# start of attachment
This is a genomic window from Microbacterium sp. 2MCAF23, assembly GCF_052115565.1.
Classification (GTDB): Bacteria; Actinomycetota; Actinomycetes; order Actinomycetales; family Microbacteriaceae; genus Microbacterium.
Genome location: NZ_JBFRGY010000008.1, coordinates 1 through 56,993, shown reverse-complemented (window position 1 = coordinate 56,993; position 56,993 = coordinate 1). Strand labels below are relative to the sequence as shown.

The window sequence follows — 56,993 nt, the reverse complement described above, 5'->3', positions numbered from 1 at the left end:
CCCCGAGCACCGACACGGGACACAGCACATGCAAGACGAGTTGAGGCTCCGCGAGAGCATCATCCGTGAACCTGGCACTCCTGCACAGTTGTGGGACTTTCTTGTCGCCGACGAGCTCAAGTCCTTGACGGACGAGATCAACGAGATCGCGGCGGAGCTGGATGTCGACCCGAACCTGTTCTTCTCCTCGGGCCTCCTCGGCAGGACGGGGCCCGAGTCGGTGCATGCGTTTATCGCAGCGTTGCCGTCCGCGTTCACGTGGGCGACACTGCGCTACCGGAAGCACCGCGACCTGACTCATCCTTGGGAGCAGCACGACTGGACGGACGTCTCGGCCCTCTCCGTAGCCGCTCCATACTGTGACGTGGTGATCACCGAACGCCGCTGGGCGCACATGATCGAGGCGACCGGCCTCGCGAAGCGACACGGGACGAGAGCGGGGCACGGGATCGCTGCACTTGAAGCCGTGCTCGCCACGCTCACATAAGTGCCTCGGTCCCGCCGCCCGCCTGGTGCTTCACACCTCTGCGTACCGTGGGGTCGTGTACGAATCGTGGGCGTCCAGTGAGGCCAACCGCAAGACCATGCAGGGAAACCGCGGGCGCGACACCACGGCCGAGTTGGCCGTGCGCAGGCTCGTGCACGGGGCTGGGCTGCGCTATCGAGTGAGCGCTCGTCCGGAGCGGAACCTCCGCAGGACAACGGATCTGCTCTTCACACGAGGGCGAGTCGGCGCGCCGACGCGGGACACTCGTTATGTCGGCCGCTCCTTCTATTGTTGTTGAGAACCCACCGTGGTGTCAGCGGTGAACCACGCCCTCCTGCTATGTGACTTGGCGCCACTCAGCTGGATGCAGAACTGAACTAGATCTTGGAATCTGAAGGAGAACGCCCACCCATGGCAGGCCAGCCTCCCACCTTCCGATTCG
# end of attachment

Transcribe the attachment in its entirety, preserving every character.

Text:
This is a genomic window from Microbacterium sp. 2MCAF23, assembly GCF_052115565.1.
Classification (GTDB): Bacteria; Actinomycetota; Actinomycetes; order Actinomycetales; family Microbacteriaceae; genus Microbacterium.
Genome location: NZ_JBFRGY010000008.1, coordinates 1 through 56,993, shown reverse-complemented (window position 1 = coordinate 56,993; position 56,993 = coordinate 1). Strand labels below are relative to the sequence as shown.

The window sequence follows — 56,993 nt, the reverse complement described above, 5'->3', positions numbered from 1 at the left end:
CCCCGAGCACCGACACGGGACACAGCACATGCAAGACGAGTTGAGGCTCCGCGAGAGCATCATCCGTGAACCTGGCACTCCTGCACAGTTGTGGGACTTTCTTGTCGCCGACGAGCTCAAGTCCTTGACGGACGAGATCAACGAGATCGCGGCGGAGCTGGATGTCGACCCGAACCTGTTCTTCTCCTCGGGCCTCCTCGGCAGGACGGGGCCCGAGTCGGTGCATGCGTTTATCGCAGCGTTGCCGTCCGCGTTCACGTGGGCGACACTGCGCTACCGGAAGCACCGCGACCTGACTCATCCTTGGGAGCAGCACGACTGGACGGACGTCTCGGCCCTCTCCGTAGCCGCTCCATACTGTGACGTGGTGATCACCGAACGCCGCTGGGCGCACATGATCGAGGCGACCGGCCTCGCGAAGCGACACGGGACGAGAGCGGGGCACGGGATCGCTGCACTTGAAGCCGTGCTCGCCACGCTCACATAAGTGCCTCGGTCCCGCCGCCCGCCTGGTGCTTCACACCTCTGCGTACCGTGGGGTCGTGTACGAATCGTGGGCGTCCAGTGAGGCCAACCGCAAGACCATGCAGGGAAACCGCGGGCGCGACACCACGGCCGAGTTGGCCGTGCGCAGGCTCGTGCACGGGGCTGGGCTGCGCTATCGAGTGAGCGCTCGTCCGGAGCGGAACCTCCGCAGGACAACGGATCTGCTCTTCACACGAGGGCGAGTCGGCGCGCCGACGCGGGACACTCGTTATGTCGGCCGCTCCTTCTATTGTTGTTGAGAACCCACCGTGGTGTCAGCGGTGAACCACGCCCTCCTGCTATGTGACTTGGCGCCACTCAGCTGGATGCAGAACTGAACTAGATCTTGGAATCTGAAGGAGAACGCCCACCCATGGCAGGCCAGCCTCCCACCTTCCGATTCG